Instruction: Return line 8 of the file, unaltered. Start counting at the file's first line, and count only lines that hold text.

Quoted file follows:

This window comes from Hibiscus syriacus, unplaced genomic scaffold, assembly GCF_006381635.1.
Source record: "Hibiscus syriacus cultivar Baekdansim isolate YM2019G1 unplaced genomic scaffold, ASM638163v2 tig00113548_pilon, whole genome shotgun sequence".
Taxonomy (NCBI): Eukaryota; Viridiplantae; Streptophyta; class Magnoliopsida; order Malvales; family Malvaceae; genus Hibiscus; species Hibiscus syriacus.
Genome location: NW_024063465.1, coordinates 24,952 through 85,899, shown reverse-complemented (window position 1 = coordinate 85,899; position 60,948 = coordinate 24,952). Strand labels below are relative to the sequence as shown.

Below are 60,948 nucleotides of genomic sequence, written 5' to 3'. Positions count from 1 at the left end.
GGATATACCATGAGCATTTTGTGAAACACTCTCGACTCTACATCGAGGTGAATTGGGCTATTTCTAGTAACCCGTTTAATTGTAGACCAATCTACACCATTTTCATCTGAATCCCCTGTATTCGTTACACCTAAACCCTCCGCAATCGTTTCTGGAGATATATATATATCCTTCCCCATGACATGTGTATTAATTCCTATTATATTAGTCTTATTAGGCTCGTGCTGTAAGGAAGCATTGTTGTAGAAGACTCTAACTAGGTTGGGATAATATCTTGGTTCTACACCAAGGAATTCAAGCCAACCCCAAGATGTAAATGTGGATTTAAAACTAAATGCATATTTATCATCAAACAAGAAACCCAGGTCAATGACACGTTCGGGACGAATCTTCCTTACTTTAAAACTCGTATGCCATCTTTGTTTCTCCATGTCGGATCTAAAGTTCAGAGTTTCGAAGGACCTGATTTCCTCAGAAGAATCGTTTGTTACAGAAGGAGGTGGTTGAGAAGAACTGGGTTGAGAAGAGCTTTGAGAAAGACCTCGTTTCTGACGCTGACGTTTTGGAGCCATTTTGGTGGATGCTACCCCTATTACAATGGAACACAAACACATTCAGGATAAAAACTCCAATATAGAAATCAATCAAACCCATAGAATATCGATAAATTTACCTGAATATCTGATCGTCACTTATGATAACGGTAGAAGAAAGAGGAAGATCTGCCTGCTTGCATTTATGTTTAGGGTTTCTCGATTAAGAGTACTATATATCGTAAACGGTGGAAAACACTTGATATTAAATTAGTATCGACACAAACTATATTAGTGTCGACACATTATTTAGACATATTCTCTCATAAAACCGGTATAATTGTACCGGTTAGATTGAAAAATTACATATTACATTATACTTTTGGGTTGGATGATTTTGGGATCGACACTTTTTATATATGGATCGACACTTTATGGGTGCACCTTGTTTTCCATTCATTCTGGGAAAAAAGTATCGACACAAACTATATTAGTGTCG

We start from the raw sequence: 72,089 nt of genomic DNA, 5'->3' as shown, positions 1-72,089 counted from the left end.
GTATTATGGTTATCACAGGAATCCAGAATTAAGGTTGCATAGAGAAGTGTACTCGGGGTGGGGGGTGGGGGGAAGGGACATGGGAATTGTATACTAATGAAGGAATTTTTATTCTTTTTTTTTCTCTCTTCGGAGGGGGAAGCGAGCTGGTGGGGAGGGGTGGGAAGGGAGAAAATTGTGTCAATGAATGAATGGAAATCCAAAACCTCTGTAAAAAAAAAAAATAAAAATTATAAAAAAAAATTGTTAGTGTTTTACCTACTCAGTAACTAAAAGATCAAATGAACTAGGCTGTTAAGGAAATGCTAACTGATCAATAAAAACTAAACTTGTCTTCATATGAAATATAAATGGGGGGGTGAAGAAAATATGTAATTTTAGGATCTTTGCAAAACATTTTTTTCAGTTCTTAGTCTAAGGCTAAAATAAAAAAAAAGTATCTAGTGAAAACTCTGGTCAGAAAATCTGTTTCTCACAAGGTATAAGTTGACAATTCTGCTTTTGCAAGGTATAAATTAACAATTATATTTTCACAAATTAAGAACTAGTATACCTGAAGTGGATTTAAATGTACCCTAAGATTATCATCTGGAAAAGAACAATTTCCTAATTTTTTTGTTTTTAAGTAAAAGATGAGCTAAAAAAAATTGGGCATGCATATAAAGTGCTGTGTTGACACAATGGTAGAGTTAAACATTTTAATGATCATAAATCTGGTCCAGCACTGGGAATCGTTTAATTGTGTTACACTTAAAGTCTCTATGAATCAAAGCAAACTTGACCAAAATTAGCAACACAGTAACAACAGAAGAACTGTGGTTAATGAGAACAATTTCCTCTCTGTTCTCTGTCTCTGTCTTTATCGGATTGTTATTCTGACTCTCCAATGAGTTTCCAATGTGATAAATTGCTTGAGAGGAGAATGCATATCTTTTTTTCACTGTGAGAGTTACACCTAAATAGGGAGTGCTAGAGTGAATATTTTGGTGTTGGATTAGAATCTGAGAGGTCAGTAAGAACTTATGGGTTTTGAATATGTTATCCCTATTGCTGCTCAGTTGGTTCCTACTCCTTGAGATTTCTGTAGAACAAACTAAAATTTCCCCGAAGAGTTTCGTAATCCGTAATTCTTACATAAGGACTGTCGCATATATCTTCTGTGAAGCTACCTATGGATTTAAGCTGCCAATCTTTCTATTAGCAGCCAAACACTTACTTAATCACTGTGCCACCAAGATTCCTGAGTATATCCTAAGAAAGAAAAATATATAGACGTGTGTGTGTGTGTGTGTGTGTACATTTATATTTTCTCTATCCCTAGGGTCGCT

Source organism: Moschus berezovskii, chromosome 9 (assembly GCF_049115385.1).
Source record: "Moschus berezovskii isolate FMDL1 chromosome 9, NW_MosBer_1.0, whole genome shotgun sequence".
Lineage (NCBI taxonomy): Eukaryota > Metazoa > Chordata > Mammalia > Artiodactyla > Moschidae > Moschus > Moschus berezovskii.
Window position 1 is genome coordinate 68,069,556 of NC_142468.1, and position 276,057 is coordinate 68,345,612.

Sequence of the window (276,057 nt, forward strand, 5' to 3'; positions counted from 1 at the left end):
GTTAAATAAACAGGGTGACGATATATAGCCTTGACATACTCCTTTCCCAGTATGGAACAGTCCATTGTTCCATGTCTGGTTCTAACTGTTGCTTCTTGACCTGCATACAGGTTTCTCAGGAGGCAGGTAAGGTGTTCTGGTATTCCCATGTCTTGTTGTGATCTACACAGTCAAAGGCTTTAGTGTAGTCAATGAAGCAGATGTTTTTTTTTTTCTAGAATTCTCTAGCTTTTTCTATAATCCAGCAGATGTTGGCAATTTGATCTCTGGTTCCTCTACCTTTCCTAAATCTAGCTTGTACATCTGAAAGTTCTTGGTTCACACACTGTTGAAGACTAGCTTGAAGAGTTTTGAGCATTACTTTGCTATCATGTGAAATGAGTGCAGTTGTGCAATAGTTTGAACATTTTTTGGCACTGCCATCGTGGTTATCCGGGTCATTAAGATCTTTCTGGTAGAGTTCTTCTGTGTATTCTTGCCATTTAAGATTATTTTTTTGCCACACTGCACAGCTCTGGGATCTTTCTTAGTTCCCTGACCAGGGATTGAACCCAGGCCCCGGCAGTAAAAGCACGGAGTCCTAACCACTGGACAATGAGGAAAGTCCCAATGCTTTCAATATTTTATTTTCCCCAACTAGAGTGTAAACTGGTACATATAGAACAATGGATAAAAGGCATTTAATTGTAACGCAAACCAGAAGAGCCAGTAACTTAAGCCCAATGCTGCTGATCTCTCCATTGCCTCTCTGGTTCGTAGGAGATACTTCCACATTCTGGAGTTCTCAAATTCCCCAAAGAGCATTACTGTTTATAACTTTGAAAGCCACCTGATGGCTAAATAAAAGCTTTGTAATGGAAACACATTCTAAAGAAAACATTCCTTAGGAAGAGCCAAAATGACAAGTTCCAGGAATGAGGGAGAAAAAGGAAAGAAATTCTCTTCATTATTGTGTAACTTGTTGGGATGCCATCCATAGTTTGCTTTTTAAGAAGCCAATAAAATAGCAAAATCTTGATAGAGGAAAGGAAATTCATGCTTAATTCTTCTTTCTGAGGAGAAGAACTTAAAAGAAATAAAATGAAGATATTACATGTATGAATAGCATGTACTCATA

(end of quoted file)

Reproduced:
GTATTATGGTTATCACAGGAATCCAGAATTAAGGTTGCATAGAGAAGTGTACTCGGGGTGGGGGGTGGGGGGAAGGGACATGGGAATTGTATACTAATGAAGGAATTTTTATTCTTTTTTTTTCTCTCTTCGGAGGGGGAAGCGAGCTGGTGGGGAGGGGTGGGAAGGGAGAAAATTGTGTCAATGAATGAATGGAAATCCAAAACCTCTGTAAAAAAAAAAAATAAAAATTATAAAAAAAAATTGTTAGTGTTTTACCTACTCAGTAACTAAAAGATCAAATGAACTAGGCTGTTAAGGAAATGCTAACTGATCAATAAAAACTAAACTTGTCTTCATATGAAATATAAATGGGGGGGTGAAGAAAATATGTAATTTTAGGATCTTTGCAAAACATTTTTTTCAGTTCTTAGTCTAAGGCTAAAATAAAAAAAAAGTATCTAGTGAAAACTCTGGTCAGAAAATCTGTTTCTCACAAGGTATAAGTTGACAATTCTGCTTTTGCAAGGTATAAATTAACAATTATATTTTCACAAATTAAGAACTAGTATACCTGAAGTGGATTTAAATGTACCCTAAGATTATCATCTGGAAAAGAACAATTTCCTAATTTTTTTGTTTTTAAGTAAAAGATGAGCTAAAAAAAATTGGGCATGCATATAAAGTGCTGTGTTGACACAATGGTAGAGTTAAACATTTTAATGATCATAAATCTGGTCCAGCACTGGGAATCGTTTAATTGTGTTACACTTAAAGTCTCTATGAATCAAAGCAAACTTGACCAAAATTAGCAACACAGTAACAACAGAAGAACTGTGGTTAATGAGAACAATTTCCTCTCTGTTCTCTGTCTCTGTCTTTATCGGATTGTTATTCTGACTCTCCAATGAGTTTCCAATGTGATAAATTGCTTGAGAGGAGAATGCATATCTTTTTTTCACTGTGAGAGTTACACCTAAATAGGGAGTGCTAGAGTGAATATTTTGGTGTTGGATTAGAATCTGAGAGGTCAGTAAGAACTTATGGGTTTTGAATATGTTATCCCTATTGCTGCTCAGTTGGTTCCTACTCCTTGAGATTTCTGTAGAACAAACTAAAATTTCCCCGAAGAGTTTCGTAATCCGTAATTCTTACATAAGGACTGTCGCATATATCTTCTGTGAAGCTACCTATGGATTTAAGCTGCCAATCTTTCTATTAGCAGCCAAACACTTACTTAATCACTGTGCCACCAAGATTCCTGAGTATATCCTAAGAAAGAAAAATATATAGACGTGTGTGTGTGTGTGTGTGTGTACATTTATATTTTCTCTATCCCTAGGGTCGCT